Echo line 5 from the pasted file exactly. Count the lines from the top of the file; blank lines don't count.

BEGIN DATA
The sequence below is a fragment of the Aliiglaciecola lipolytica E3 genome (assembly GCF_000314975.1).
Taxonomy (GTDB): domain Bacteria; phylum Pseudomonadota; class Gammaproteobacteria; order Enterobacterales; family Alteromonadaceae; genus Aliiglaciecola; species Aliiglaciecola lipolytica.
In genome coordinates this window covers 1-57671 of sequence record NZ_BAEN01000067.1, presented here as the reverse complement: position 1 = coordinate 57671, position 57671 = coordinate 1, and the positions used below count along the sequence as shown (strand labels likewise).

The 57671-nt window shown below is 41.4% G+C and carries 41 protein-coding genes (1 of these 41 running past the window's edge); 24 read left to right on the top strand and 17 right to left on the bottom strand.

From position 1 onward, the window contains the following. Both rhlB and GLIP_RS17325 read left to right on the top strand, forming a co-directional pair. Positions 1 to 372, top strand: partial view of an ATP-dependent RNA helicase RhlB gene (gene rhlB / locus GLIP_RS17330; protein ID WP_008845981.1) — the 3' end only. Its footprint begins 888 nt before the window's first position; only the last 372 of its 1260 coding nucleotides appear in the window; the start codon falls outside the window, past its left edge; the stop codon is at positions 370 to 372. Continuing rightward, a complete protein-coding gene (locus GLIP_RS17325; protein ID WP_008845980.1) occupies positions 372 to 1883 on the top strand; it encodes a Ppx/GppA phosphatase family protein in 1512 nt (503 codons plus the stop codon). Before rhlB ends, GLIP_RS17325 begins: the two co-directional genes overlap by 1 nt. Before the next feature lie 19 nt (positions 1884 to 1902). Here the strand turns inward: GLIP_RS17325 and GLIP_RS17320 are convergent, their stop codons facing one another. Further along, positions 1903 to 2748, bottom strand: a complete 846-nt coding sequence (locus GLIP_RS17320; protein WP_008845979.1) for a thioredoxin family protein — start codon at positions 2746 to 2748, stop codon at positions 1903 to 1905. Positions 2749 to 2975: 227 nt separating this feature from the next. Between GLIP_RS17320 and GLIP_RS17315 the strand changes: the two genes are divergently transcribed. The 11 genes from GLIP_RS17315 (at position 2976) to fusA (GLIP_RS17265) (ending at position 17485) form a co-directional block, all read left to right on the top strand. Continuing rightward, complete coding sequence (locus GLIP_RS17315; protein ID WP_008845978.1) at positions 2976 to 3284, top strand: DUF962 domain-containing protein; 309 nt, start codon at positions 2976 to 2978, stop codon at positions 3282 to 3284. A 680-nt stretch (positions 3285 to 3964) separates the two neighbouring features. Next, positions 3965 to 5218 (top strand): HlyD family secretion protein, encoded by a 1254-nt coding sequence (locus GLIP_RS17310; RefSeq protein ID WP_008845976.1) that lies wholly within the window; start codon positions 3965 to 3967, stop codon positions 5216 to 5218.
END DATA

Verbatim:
From position 1 onward, the window contains the following. Both rhlB and GLIP_RS17325 read left to right on the top strand, forming a co-directional pair. Positions 1 to 372, top strand: partial view of an ATP-dependent RNA helicase RhlB gene (gene rhlB / locus GLIP_RS17330; protein ID WP_008845981.1) — the 3' end only. Its footprint begins 888 nt before the window's first position; only the last 372 of its 1260 coding nucleotides appear in the window; the start codon falls outside the window, past its left edge; the stop codon is at positions 370 to 372. Continuing rightward, a complete protein-coding gene (locus GLIP_RS17325; protein ID WP_008845980.1) occupies positions 372 to 1883 on the top strand; it encodes a Ppx/GppA phosphatase family protein in 1512 nt (503 codons plus the stop codon). Before rhlB ends, GLIP_RS17325 begins: the two co-directional genes overlap by 1 nt. Before the next feature lie 19 nt (positions 1884 to 1902). Here the strand turns inward: GLIP_RS17325 and GLIP_RS17320 are convergent, their stop codons facing one another. Further along, positions 1903 to 2748, bottom strand: a complete 846-nt coding sequence (locus GLIP_RS17320; protein WP_008845979.1) for a thioredoxin family protein — start codon at positions 2746 to 2748, stop codon at positions 1903 to 1905. Positions 2749 to 2975: 227 nt separating this feature from the next. Between GLIP_RS17320 and GLIP_RS17315 the strand changes: the two genes are divergently transcribed. The 11 genes from GLIP_RS17315 (at position 2976) to fusA (GLIP_RS17265) (ending at position 17485) form a co-directional block, all read left to right on the top strand. Continuing rightward, complete coding sequence (locus GLIP_RS17315; protein ID WP_008845978.1) at positions 2976 to 3284, top strand: DUF962 domain-containing protein; 309 nt, start codon at positions 2976 to 2978, stop codon at positions 3282 to 3284. A 680-nt stretch (positions 3285 to 3964) separates the two neighbouring features. Next, positions 3965 to 5218 (top strand): HlyD family secretion protein, encoded by a 1254-nt coding sequence (locus GLIP_RS17310; RefSeq protein ID WP_008845976.1) that lies wholly within the window; start codon positions 3965 to 3967, stop codon positions 5216 to 5218.